Before You Make a New Year’s Resolution to Lose Weight

Lori Boxer
Weight★No★More℠ Diet Center

(c) Viviamo Fotosearch_k7910983



Will weight loss be your new year’s resolution (again) or delusion (again)?


Are you someone who has lost and regained weight multiple times, and is looking to make this time, this new year, the final and true push for a permanent change?


This time, instead of giving up on your goals within the first month of the new year, try implementing this two-step strategy 𝑓𝑖𝑟𝑠𝑡.


#1 – You have to realize this is a long-term, forever thing, not a short-term “get weight off as quickly as I can” thing.


If you try to lose weight fast (again), you’ll likely gain it back (again). Most people have lost hundreds of pounds over their lifetime. It’s not going to work if you don’t find a way to live your life that you can stick with forever, because if you quit doing it, you’re going to be back to the way you were before. (I mean, c’mon . . . isn’t that why you are where you are now?)


#2 – You have to work on who you are.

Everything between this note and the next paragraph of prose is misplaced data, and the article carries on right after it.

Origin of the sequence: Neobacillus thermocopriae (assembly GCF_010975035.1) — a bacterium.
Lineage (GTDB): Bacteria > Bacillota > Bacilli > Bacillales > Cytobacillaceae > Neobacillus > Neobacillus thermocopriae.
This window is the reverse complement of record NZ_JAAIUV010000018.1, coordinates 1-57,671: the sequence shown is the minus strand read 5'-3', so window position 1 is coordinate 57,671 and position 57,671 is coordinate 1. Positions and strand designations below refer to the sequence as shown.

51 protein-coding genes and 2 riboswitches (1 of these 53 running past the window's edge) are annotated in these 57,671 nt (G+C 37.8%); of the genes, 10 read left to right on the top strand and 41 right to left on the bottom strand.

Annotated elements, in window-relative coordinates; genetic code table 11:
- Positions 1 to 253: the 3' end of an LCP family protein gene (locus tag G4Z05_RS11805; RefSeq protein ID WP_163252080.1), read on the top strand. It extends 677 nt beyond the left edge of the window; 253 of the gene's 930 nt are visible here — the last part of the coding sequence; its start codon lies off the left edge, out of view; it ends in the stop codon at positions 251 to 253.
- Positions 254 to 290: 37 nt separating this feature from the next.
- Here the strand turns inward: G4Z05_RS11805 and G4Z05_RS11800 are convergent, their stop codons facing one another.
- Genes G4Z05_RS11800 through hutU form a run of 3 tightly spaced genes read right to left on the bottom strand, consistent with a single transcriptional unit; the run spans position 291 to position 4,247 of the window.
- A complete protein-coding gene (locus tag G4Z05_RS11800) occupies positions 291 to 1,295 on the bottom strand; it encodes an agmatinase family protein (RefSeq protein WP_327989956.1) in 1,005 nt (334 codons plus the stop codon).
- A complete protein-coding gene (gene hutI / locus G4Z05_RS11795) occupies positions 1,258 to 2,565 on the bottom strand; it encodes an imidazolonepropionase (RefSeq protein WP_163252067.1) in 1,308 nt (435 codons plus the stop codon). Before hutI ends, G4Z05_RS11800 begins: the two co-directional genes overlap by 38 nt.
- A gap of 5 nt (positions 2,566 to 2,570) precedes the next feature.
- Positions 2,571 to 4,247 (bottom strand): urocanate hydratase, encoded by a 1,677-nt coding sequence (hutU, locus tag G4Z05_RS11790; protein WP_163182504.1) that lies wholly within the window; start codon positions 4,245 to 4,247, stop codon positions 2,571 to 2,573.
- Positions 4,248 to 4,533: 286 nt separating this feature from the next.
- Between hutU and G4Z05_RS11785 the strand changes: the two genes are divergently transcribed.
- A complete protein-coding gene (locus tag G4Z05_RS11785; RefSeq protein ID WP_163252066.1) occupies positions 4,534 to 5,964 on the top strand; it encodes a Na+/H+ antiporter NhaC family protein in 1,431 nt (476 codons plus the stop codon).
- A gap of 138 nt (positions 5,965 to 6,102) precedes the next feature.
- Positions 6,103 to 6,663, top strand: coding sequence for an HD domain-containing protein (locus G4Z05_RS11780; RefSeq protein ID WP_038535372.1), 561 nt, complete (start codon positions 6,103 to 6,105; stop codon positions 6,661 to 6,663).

• Who are you in life?
  • What’s your fat done for you?
  • Can you align your values with the way you are treating yourself?
  • Why is it so hard to act consistently?
  • How can you get yourself to do what you set out to do?


In my business, this is where 𝐚 𝐥𝐨𝐭 of work with clients is, in the area of motivation and mindset.


When we ask clients, “Why do you want to lose weight?” of course, almost always, the #1 reason is to get healthy. But that’s not the real reason for most. Probing often finds the real motivation for lifestyle change relates to deeper, emotional kinds of things.


After digging and dissecting and identifying deeper, emotional things — their “why” — we work with clients on mindset: helping them to think differently.


A lot of people use their weight as an excuse not to really engage in life, to accept things as they are because they’ve always been. We help them create an identity shift. They need to think of themselves almost as a different person—not labeling themself as this perpetually overweight or obese person anymore. That’s not their identity.


And it shouldn’t — and needn’t — be yours.

Slimcerely yours℠,

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